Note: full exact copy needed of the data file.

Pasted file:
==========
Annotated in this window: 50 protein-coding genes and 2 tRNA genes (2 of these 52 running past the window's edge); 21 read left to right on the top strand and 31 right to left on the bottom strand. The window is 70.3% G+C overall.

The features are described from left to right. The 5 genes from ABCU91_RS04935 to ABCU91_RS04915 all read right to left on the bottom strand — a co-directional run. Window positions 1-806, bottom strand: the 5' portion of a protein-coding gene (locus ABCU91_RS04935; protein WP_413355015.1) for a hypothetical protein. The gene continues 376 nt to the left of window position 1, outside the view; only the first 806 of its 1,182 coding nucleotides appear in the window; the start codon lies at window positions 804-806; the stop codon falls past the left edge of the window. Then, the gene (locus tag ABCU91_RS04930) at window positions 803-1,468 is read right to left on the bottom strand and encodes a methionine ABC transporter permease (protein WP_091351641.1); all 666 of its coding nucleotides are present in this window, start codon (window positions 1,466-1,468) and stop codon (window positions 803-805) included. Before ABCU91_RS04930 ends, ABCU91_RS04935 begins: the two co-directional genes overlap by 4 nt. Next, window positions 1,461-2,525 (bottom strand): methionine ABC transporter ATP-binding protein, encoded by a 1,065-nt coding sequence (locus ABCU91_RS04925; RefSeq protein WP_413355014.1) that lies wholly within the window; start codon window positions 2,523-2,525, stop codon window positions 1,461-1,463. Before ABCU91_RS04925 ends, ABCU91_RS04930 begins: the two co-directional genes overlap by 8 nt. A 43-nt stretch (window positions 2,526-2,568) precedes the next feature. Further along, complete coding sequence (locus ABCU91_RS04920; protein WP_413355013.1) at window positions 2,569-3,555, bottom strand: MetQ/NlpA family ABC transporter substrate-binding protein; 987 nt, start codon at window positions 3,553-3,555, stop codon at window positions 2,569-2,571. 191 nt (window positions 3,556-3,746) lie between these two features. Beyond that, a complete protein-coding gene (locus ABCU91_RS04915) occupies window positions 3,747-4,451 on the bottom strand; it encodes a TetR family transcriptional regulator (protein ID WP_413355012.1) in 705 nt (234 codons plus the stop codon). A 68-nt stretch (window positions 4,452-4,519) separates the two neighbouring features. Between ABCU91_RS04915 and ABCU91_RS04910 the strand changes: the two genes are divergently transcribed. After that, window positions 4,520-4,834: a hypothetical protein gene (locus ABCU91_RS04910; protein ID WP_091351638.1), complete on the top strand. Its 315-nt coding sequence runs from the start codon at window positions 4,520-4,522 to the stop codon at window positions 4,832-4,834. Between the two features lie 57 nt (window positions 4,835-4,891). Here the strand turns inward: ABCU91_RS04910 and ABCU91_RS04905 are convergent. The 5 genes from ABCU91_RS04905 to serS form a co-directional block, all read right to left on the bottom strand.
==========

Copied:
Annotated in this window: 50 protein-coding genes and 2 tRNA genes (2 of these 52 running past the window's edge); 21 read left to right on the top strand and 31 right to left on the bottom strand. The window is 70.3% G+C overall.

The features are described from left to right. The 5 genes from ABCU91_RS04935 to ABCU91_RS04915 all read right to left on the bottom strand — a co-directional run. Window positions 1-806, bottom strand: the 5' portion of a protein-coding gene (locus ABCU91_RS04935; protein WP_413355015.1) for a hypothetical protein. The gene continues 376 nt to the left of window position 1, outside the view; only the first 806 of its 1,182 coding nucleotides appear in the window; the start codon lies at window positions 804-806; the stop codon falls past the left edge of the window. Then, the gene (locus tag ABCU91_RS04930) at window positions 803-1,468 is read right to left on the bottom strand and encodes a methionine ABC transporter permease (protein WP_091351641.1); all 666 of its coding nucleotides are present in this window, start codon (window positions 1,466-1,468) and stop codon (window positions 803-805) included. Before ABCU91_RS04930 ends, ABCU91_RS04935 begins: the two co-directional genes overlap by 4 nt. Next, window positions 1,461-2,525 (bottom strand): methionine ABC transporter ATP-binding protein, encoded by a 1,065-nt coding sequence (locus ABCU91_RS04925; RefSeq protein WP_413355014.1) that lies wholly within the window; start codon window positions 2,523-2,525, stop codon window positions 1,461-1,463. Before ABCU91_RS04925 ends, ABCU91_RS04930 begins: the two co-directional genes overlap by 8 nt. A 43-nt stretch (window positions 2,526-2,568) precedes the next feature. Further along, complete coding sequence (locus ABCU91_RS04920; protein WP_413355013.1) at window positions 2,569-3,555, bottom strand: MetQ/NlpA family ABC transporter substrate-binding protein; 987 nt, start codon at window positions 3,553-3,555, stop codon at window positions 2,569-2,571. 191 nt (window positions 3,556-3,746) lie between these two features. Beyond that, a complete protein-coding gene (locus ABCU91_RS04915) occupies window positions 3,747-4,451 on the bottom strand; it encodes a TetR family transcriptional regulator (protein ID WP_413355012.1) in 705 nt (234 codons plus the stop codon). A 68-nt stretch (window positions 4,452-4,519) separates the two neighbouring features. Between ABCU91_RS04915 and ABCU91_RS04910 the strand changes: the two genes are divergently transcribed. After that, window positions 4,520-4,834: a hypothetical protein gene (locus ABCU91_RS04910; protein ID WP_091351638.1), complete on the top strand. Its 315-nt coding sequence runs from the start codon at window positions 4,520-4,522 to the stop codon at window positions 4,832-4,834. Between the two features lie 57 nt (window positions 4,835-4,891). Here the strand turns inward: ABCU91_RS04910 and ABCU91_RS04905 are convergent. The 5 genes from ABCU91_RS04905 to serS form a co-directional block, all read right to left on the bottom strand.